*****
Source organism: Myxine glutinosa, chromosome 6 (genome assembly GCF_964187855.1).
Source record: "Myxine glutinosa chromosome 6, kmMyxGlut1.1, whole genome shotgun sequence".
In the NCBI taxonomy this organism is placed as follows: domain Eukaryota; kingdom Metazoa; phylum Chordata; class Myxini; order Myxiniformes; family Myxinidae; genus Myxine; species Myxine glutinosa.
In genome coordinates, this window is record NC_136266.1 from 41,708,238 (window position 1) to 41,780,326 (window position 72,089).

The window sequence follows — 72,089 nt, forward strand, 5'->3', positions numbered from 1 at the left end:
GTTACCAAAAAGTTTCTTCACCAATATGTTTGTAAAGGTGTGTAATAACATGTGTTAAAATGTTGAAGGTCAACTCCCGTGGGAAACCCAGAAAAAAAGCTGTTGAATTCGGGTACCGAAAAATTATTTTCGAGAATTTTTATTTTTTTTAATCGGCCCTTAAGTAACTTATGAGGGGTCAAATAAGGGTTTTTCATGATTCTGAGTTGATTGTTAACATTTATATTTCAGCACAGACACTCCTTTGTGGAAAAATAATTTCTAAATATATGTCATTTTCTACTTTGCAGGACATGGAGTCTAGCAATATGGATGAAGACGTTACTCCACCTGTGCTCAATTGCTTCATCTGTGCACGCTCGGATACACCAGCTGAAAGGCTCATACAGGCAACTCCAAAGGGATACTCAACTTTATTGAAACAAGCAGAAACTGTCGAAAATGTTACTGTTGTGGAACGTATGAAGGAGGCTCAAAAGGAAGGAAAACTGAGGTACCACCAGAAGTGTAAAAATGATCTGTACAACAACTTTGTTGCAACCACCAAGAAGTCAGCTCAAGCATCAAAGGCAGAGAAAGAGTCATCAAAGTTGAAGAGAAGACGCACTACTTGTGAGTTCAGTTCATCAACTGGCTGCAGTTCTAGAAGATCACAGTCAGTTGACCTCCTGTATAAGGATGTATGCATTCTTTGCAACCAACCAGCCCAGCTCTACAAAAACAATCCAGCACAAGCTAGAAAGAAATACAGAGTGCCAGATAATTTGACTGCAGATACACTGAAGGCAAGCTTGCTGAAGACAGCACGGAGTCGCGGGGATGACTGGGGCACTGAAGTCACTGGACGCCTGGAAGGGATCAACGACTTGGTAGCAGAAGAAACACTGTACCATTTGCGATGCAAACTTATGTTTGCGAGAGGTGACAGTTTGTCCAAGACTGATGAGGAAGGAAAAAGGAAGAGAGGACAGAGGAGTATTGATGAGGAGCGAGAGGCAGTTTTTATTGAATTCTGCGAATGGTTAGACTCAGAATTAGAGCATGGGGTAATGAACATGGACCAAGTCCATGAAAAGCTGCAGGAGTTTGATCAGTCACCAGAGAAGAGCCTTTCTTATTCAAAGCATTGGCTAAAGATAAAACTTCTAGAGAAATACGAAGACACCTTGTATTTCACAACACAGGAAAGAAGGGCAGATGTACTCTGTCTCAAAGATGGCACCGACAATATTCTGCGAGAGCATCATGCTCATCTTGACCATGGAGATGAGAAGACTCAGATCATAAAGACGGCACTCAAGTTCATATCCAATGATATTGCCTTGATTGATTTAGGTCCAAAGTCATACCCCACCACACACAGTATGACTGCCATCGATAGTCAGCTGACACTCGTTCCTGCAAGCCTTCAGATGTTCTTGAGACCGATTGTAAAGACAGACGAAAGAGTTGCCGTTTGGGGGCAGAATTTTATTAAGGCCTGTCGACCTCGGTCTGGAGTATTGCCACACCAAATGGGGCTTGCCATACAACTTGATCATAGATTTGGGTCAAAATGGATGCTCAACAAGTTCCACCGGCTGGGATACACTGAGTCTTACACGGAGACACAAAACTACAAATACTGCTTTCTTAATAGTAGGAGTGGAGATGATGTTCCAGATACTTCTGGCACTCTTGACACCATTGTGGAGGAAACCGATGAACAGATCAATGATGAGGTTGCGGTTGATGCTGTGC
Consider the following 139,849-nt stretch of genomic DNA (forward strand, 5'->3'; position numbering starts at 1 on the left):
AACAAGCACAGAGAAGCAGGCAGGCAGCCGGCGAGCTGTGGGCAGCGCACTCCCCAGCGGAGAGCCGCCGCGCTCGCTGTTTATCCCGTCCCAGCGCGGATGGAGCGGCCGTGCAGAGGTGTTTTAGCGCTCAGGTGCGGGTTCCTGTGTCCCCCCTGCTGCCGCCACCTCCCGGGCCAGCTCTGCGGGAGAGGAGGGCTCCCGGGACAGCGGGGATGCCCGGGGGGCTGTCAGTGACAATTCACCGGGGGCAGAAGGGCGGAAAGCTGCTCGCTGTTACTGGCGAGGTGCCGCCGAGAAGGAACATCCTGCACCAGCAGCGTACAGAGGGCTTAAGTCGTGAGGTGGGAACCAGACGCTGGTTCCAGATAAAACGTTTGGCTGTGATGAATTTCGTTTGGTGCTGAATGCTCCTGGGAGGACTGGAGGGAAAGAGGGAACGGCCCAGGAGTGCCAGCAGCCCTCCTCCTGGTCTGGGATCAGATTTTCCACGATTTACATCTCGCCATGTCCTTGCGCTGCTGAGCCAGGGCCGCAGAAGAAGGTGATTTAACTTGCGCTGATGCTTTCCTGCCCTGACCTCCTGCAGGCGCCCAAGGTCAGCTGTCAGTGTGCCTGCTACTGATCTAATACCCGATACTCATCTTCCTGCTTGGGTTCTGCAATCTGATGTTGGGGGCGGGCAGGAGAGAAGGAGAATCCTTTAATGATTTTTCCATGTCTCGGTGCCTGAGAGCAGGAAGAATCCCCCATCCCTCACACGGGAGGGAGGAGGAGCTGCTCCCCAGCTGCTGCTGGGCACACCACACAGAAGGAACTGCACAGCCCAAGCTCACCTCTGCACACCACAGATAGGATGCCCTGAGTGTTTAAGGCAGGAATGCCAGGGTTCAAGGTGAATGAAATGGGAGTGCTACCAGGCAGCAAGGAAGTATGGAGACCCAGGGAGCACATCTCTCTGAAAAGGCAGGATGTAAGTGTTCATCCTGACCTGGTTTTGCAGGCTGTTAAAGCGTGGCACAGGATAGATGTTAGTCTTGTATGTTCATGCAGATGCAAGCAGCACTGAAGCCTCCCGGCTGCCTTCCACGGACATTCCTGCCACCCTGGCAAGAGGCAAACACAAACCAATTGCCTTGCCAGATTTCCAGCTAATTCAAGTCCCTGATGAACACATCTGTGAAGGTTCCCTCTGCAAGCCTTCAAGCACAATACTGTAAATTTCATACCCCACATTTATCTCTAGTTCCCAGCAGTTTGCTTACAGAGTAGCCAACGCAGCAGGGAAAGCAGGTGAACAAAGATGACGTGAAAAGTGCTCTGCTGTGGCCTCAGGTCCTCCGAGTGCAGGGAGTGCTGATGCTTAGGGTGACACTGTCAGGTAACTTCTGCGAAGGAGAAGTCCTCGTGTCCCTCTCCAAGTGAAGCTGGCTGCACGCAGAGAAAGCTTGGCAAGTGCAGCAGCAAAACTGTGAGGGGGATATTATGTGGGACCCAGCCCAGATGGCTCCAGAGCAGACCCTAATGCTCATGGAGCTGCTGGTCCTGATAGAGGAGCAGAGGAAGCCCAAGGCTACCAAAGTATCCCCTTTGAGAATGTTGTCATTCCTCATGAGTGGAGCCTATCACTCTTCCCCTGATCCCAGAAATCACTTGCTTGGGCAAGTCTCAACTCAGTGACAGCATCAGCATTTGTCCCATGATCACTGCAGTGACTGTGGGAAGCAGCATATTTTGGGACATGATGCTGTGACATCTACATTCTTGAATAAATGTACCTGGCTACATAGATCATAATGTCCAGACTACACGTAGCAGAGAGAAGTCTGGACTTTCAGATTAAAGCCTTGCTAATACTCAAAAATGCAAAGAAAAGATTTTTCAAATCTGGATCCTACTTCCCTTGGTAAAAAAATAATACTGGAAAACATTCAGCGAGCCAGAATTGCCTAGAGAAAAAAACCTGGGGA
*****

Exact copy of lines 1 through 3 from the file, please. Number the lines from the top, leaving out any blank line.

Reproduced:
Source organism: Myxine glutinosa, chromosome 6 (genome assembly GCF_964187855.1).
Source record: "Myxine glutinosa chromosome 6, kmMyxGlut1.1, whole genome shotgun sequence".
In the NCBI taxonomy this organism is placed as follows: domain Eukaryota; kingdom Metazoa; phylum Chordata; class Myxini; order Myxiniformes; family Myxinidae; genus Myxine; species Myxine glutinosa.